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Rumford-Preis der American Academy of Arts and Sciences

Prof. Dr. Ernst Bamberg

11. April 2019
Ernst Bamberg, langjähriger Direktor der Abteilung „Biophysikalische Chemie“, hat zusammen mit Ed Boyden, (Boston, USA), Karl Deisseroth (Stanford, USA), Peter Hegemann (Berlin), Gero Miesenböck (Oxford, GB) und Georg Nagel (Würzburg) den renommierten Rumford-Preis der American Academy of Arts and Sciences erhalten. Es ist der älteste Preis (seit 1839), den die Akademie zu vergeben hat. Die Wissenschaftler werden in „Anerkennung für ihre außerordentlichen Beiträge zur Entdeckung und Entwicklung der Optogenetik“ geehrt.

Die Preisverleihung fand am 11. April 2019 am Hauptsitz der Akademie in Cambridge (MA, USA) statt.

Die Verlautbarung der American Academy zur Verleihung des Preises:

“A storied science prize that was awarded to Thomas Edison in 1895 for his work in electric lighting; Edwin Land in 1945 for his applications in polarized light and photography; Enrico Fermi in 1953 for his studies of radiation theory and nuclear energy; and Federico Capasso and Alfred Cho in 2015 for their contributions to the field of laser technology will next be awarded to Ernst Bamberg, Ed Boyden, Karl Deisseroth, Peter Hegemann, Gero Miesenböck, and Georg Nagel in recognition of their extraordinary contributions related to the invention and refinement of optogenetics.

First awarded in 1839, the Rumford Prize given by the American Academy of Arts and Sciences recognizes contributions to the fields of heat and light. The Rumford Prize will next be presented during the Academy’s Annual Awards Ceremony on April 11, 2019, at the Academy’s headquarters in Cambridge, Massachusetts. Named “Breakthrough of the Decade” in 2010 by the journal Science, the field of optogenetics has furthered the fundamental scientific understanding of how specific cell types contribute to the function of biological tissues. On the clinical side, optogenetics-driven research has led to insights into Parkinson’s disease and other neurological and psychiatric disorders, as well as autism, schizophrenia, drug abuse, anxiety, and depression.

As Lucia Rothman-Denes, a member of the Academy’s Prize Committee and the A.J. Carlson Professor of Molecular Genetics and Cell Biology at the University of Chicago, stated, “Optogenetics has revolutionized the field of neuroscience,” and added “the work undertaken by these scientists has had a profound impact on cell biology and, most recently, microbiology in ways that advance our understanding of science and of health.”
“On behalf of the American Academy, I am pleased to present the Rumford Prize to Professors Bamberg, Boyden, Deisseroth, Hegemann, Miesenböck, and Nagel for their achievements,” said David W. Oxtoby, President of the American Academy of Arts and Sciences. “Along with Alexander Graham Bell, Albert Einstein, Niels Bohr, and others, they are part of a distinguished lineage of scientists who have been honored by the Academy.”

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*** 26 April 2019, Prof. Ivan Dikic, elected to the American Academy of Arts and Sciences. More... ***

Ivan Dikic appointed as MAX PLANCK FELLOW

Prof. Dr. Ivan Đikić

October 2018, we are happy to share our knowledge and infrastructure with Prof. Ivan Đikić.

Ivan Đikić is appointed as MAX PLANCK FELLOW at the Max Planck Institute of Biophysics

The molecular biologist and biochemist Ivan Đikić, Director of the Institute of Biochemistry II at Goethe University Frankfurt am Main, has been appointed as Fellow of the Max Planck Society. He started his term at the Max Planck Institute of Biophysics in October 2018.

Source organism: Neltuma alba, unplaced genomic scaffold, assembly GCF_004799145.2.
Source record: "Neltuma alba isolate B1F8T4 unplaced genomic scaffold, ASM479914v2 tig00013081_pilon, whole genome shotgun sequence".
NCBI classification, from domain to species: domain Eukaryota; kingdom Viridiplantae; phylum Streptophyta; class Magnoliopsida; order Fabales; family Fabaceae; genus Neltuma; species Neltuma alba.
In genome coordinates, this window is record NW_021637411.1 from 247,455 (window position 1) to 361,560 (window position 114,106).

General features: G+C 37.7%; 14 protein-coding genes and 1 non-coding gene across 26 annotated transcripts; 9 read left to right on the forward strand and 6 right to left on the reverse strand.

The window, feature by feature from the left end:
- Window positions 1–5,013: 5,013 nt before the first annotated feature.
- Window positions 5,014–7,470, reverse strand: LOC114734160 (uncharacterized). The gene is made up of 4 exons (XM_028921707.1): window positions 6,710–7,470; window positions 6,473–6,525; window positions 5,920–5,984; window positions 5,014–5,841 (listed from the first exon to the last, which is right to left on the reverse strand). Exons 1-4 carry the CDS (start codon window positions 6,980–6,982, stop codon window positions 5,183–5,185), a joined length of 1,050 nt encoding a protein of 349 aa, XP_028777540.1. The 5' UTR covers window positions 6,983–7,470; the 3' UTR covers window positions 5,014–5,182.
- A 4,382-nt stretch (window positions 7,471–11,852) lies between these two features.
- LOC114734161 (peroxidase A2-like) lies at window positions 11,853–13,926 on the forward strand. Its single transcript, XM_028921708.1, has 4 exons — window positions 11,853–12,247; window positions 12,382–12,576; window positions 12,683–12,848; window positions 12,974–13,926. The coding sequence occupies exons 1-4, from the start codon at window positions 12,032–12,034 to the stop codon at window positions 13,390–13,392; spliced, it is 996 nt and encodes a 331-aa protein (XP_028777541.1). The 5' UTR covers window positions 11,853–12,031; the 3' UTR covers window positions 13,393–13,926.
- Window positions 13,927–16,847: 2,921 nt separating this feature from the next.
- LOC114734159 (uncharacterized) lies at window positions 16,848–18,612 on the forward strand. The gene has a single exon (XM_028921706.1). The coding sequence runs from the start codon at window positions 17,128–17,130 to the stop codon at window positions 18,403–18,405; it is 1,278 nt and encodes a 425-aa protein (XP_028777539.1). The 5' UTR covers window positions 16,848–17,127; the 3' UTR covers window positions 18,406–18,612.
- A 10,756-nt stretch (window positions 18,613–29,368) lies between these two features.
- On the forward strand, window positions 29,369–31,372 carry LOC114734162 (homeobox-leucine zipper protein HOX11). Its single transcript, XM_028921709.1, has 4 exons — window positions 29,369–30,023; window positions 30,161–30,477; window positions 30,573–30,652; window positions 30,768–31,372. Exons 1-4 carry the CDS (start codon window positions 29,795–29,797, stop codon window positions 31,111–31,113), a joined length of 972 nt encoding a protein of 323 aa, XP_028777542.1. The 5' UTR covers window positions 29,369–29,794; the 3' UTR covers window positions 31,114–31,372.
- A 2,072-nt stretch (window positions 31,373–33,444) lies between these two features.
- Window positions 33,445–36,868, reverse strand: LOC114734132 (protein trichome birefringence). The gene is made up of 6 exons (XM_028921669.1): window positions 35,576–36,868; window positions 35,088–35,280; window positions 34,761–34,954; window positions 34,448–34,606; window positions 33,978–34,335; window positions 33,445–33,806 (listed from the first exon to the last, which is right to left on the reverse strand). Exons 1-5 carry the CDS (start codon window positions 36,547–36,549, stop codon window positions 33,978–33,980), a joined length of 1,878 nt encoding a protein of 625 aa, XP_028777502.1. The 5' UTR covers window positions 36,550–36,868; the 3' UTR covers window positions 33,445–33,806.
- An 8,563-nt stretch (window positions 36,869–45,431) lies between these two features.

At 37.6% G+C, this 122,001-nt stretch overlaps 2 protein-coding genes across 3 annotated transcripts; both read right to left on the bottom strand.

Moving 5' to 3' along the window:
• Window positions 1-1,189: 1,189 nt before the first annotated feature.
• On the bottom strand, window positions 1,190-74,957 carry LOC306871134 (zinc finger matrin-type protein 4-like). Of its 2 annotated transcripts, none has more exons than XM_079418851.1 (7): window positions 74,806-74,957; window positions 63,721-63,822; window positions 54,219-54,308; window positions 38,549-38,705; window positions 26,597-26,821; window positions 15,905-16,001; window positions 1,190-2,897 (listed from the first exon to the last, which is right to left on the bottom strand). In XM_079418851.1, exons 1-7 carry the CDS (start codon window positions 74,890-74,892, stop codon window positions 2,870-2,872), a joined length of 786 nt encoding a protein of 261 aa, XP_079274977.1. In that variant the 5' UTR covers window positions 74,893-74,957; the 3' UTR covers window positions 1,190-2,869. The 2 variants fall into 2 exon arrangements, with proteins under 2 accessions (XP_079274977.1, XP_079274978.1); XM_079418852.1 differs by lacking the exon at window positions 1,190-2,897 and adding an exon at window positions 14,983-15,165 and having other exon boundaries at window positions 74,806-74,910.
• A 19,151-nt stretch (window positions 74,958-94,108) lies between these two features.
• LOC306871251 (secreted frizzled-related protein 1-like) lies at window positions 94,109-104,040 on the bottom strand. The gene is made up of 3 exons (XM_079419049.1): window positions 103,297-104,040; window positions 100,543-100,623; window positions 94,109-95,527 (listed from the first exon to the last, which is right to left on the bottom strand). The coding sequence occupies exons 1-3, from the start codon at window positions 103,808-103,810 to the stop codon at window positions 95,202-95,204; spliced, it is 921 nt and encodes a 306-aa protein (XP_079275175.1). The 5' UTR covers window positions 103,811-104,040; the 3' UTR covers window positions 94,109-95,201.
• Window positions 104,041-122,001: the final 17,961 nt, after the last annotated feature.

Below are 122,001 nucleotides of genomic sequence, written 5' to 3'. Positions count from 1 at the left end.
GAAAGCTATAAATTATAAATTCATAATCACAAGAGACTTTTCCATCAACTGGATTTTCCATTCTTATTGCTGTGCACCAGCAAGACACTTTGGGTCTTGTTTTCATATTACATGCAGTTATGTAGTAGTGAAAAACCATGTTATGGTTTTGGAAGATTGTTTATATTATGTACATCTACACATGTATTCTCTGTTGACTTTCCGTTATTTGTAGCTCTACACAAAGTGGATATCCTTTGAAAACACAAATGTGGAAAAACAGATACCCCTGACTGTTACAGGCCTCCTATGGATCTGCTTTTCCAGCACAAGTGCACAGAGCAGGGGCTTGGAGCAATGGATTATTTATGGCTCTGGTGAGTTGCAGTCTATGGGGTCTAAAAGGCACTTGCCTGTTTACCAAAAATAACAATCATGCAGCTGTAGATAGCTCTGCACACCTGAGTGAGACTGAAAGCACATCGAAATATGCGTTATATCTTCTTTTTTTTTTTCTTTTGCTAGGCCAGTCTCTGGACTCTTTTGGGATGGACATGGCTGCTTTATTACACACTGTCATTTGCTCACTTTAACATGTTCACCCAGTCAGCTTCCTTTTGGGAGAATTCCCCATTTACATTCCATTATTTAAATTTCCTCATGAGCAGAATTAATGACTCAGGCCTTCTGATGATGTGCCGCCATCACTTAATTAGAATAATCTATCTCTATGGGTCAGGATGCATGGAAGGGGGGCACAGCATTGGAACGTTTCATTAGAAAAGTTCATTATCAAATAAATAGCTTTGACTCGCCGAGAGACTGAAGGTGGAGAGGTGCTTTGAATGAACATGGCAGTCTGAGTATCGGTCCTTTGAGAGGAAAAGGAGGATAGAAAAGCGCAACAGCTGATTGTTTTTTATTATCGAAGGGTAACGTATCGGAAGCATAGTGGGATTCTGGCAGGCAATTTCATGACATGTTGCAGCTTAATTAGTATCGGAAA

The Max Planck Fellow Programme promotes cooperation between outstanding university professors and Max Planck Society researchers.
The appointment as Max Planck Fellow entails the supervision of a small working group at a Max Planck Institute for a five years term.
Research in the Đikić group is centered around two major cellular quality control pathways: the ubiquitin system and autophagy. As such they provide protection against various human diseases and are involved in almost all cellular signaling processes. The group covers a wide range of expertise to reveal structure-function relationships. Recently, the Đikić Molecular Signaling Group revealed a novel ubiquitination mechanism induced by bacterial enzymes upon infection of human cells. In collaboration with colleagues at the Frankfurt Max Planck Institute of Biophysics, the group now aims to resolve additional atomic details of this serine ubiquitination. A second area of mutual interest is in remodeling of endoplasmic reticulum via a process known as ER-phagy. Until now, very little is known about the mechanisms facilitating membrane targeting, bending and shaping during this selective form of autophagy.
In addition, Ivan Đikić aims to also build strong links to the highly competitive cancer research programme at Goethe University. He is one of the founders of the Frankfurt Cancer Institute (FCI), which has recently received significant funding for building up a LOEWE center and a new research building.
Professor Đikić was honoured with numerous prizes including the Gottfried Wilhelm Leibniz Prize 2013 (DFG), two European Research Council (ERC) Advanced Grants, the Ernst Jung Prize for Medicine and the German Cancer Prize (Deutscher Krebspreis) by the German Cancer Society.
Ivan Đikić is deeply committed towards education of the next generation of scientists and to communication of science to the public. He sustains strong links to his homeland Croatia, where his efforts in both education and communication have been recognized by the highest civilian honour, The Order of Duke Branimir, bestowed by the President of Croatia.

Link to his research:
Molecular Signaling Group


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